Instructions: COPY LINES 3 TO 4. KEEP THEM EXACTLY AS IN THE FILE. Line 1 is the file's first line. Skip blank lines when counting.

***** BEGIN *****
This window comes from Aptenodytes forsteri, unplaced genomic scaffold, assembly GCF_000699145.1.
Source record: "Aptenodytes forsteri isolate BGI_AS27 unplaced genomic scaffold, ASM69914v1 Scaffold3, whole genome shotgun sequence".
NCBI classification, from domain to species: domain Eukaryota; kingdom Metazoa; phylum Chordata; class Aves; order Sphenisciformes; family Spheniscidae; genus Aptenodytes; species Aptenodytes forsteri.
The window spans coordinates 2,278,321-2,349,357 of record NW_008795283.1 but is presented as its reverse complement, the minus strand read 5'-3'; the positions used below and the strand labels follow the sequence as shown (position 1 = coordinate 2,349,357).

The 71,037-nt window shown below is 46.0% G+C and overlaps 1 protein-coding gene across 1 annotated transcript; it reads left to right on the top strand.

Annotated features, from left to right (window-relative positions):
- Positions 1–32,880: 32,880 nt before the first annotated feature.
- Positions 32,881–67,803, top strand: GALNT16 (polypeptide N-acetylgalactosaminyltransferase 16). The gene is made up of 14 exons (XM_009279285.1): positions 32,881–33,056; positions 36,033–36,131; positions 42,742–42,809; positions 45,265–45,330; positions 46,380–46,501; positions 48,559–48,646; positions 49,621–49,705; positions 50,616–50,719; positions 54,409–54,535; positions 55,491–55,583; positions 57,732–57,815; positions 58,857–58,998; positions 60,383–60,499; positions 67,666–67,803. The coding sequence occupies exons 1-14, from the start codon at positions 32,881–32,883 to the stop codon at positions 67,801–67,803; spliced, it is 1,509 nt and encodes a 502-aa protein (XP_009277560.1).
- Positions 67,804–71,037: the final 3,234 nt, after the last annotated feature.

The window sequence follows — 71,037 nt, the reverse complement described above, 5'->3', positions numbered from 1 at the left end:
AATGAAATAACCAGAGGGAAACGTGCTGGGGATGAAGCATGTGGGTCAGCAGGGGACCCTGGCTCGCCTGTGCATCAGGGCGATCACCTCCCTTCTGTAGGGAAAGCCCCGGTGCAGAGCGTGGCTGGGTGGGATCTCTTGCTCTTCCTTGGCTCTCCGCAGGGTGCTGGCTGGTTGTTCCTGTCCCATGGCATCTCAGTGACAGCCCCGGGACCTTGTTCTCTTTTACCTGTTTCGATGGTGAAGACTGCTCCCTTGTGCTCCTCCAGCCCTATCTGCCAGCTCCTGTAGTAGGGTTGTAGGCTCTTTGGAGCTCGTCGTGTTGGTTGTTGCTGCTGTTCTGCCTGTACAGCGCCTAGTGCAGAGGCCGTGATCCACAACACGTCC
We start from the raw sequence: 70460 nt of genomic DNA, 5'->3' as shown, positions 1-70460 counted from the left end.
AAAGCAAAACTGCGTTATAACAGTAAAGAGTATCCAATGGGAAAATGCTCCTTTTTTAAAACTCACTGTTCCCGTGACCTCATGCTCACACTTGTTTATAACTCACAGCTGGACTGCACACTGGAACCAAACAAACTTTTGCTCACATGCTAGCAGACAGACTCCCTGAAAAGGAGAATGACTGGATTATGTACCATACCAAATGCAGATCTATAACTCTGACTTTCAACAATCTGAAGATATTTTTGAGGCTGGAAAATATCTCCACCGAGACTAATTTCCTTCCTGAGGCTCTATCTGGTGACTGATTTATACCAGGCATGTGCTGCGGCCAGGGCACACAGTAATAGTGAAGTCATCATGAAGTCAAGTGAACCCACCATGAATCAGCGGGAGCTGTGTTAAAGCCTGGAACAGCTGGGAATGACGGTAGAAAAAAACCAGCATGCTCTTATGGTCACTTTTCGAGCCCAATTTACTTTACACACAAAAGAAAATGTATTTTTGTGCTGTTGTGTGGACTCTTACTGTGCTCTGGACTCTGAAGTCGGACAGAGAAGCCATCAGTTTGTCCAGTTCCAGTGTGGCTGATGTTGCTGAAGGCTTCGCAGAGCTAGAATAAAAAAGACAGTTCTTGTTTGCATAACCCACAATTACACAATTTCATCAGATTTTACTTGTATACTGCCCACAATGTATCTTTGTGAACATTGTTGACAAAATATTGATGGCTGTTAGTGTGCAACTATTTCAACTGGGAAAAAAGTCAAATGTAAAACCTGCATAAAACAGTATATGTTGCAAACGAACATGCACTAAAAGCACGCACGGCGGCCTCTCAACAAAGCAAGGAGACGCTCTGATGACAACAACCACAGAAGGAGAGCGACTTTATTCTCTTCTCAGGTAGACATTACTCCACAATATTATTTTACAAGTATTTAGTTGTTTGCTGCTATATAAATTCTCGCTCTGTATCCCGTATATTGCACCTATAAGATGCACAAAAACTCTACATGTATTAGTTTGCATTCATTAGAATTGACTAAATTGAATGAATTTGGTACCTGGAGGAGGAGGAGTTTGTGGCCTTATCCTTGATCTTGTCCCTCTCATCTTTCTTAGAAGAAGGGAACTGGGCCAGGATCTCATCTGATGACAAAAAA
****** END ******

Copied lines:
NCBI classification, from domain to species: domain Eukaryota; kingdom Metazoa; phylum Chordata; class Aves; order Sphenisciformes; family Spheniscidae; genus Aptenodytes; species Aptenodytes forsteri.
The window spans coordinates 2,278,321-2,349,357 of record NW_008795283.1 but is presented as its reverse complement, the minus strand read 5'-3'; the positions used below and the strand labels follow the sequence as shown (position 1 = coordinate 2,349,357).